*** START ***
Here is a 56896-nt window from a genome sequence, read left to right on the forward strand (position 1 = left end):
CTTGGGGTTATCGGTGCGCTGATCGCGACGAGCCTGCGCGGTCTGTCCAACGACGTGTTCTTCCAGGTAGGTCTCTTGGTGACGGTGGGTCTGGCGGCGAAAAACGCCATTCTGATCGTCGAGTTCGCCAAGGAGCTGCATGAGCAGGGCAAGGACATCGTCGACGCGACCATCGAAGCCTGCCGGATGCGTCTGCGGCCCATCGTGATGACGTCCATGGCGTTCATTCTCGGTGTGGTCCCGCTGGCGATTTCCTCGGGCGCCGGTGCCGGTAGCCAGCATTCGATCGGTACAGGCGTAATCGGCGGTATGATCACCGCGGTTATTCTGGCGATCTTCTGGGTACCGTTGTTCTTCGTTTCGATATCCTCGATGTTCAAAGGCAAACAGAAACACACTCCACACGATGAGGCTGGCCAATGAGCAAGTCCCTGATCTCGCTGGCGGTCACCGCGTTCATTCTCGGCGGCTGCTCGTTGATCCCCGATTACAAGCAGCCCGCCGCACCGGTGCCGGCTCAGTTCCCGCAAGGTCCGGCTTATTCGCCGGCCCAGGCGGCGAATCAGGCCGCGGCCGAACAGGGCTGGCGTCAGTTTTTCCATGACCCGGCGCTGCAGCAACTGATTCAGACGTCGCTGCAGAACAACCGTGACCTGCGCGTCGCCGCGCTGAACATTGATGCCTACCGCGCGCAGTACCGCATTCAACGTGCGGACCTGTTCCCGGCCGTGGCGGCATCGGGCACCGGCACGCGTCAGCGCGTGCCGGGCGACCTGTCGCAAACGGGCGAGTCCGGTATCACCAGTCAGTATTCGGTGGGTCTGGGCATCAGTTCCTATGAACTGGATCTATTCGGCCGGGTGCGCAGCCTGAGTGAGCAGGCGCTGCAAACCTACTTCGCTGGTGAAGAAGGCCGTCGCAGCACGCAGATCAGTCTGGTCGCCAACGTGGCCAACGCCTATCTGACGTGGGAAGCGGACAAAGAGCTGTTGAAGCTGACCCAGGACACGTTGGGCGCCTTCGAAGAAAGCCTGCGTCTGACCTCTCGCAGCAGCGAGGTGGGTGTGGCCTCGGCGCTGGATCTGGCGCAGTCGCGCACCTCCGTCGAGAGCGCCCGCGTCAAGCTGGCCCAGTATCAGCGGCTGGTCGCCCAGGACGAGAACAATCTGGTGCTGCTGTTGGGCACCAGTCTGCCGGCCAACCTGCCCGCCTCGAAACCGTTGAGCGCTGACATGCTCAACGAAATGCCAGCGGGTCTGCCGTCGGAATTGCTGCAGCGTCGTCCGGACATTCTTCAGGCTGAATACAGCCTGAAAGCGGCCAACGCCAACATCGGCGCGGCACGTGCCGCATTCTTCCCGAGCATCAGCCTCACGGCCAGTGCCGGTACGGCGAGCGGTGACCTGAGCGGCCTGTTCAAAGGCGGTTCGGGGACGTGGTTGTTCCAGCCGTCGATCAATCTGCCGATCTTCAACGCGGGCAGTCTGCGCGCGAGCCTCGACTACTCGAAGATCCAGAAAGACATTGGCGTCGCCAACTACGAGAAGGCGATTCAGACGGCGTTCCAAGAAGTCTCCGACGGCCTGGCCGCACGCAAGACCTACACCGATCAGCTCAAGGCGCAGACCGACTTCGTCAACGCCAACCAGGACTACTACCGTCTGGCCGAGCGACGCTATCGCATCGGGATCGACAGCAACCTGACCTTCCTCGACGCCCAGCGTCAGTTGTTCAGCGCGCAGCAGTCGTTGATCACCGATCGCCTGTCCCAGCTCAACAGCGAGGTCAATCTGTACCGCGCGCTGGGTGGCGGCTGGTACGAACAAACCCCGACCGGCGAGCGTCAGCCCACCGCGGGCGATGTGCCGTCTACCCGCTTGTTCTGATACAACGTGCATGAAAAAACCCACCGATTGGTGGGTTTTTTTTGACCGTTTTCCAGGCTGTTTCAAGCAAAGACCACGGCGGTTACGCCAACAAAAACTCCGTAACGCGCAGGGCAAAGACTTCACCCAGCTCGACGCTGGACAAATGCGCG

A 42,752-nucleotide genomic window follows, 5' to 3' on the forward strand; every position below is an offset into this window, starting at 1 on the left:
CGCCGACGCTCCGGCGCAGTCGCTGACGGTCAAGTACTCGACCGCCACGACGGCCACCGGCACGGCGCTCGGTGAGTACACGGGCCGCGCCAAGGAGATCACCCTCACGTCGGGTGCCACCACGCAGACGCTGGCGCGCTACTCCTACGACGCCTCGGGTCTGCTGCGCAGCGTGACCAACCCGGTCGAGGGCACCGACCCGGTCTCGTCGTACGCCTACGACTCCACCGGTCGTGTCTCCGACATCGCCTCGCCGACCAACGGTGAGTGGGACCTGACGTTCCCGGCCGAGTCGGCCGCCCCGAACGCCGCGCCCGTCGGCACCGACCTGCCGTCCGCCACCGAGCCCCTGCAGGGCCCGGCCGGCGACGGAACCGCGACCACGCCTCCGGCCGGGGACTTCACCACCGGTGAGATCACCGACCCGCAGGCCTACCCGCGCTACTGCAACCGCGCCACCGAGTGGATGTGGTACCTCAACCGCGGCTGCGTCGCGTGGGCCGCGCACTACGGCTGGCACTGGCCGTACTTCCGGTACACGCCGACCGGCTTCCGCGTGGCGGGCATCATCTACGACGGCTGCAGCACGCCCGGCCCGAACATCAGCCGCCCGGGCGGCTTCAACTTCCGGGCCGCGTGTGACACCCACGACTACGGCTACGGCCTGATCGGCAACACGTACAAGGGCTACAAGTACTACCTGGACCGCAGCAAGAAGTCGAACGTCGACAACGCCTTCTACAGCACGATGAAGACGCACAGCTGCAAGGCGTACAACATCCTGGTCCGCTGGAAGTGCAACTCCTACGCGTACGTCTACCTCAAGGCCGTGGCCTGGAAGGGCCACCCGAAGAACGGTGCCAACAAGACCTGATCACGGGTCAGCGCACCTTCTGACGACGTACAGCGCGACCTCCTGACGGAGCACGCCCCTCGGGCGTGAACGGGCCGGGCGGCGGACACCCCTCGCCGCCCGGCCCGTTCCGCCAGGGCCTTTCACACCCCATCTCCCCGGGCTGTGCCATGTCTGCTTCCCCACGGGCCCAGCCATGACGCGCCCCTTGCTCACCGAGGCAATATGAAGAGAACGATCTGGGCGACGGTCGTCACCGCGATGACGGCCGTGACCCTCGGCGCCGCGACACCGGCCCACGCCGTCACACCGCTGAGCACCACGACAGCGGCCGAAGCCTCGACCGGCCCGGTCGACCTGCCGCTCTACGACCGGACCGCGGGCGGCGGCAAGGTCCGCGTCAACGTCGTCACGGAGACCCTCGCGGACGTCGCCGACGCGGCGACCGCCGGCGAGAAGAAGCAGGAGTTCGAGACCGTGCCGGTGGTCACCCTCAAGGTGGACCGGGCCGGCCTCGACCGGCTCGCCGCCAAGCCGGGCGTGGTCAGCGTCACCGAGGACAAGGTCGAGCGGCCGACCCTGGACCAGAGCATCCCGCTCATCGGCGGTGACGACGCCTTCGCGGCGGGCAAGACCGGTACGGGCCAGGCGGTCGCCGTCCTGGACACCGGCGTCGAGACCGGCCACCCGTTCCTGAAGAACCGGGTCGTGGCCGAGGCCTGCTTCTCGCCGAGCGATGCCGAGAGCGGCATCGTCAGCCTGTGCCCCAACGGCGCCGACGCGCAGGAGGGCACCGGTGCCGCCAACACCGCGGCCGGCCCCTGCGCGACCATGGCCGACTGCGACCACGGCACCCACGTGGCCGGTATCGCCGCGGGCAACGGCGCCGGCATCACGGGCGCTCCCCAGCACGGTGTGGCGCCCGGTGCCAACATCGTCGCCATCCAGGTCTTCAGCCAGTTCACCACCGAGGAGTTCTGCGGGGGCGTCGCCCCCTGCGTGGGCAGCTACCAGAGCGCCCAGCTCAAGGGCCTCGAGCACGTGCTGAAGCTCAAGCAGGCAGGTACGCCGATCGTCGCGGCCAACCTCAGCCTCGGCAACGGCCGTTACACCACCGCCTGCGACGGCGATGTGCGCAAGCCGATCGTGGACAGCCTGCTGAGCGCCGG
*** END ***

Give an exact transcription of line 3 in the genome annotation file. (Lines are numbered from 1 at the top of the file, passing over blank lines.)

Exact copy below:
A 42,752-nucleotide genomic window follows, 5' to 3' on the forward strand; every position below is an offset into this window, starting at 1 on the left: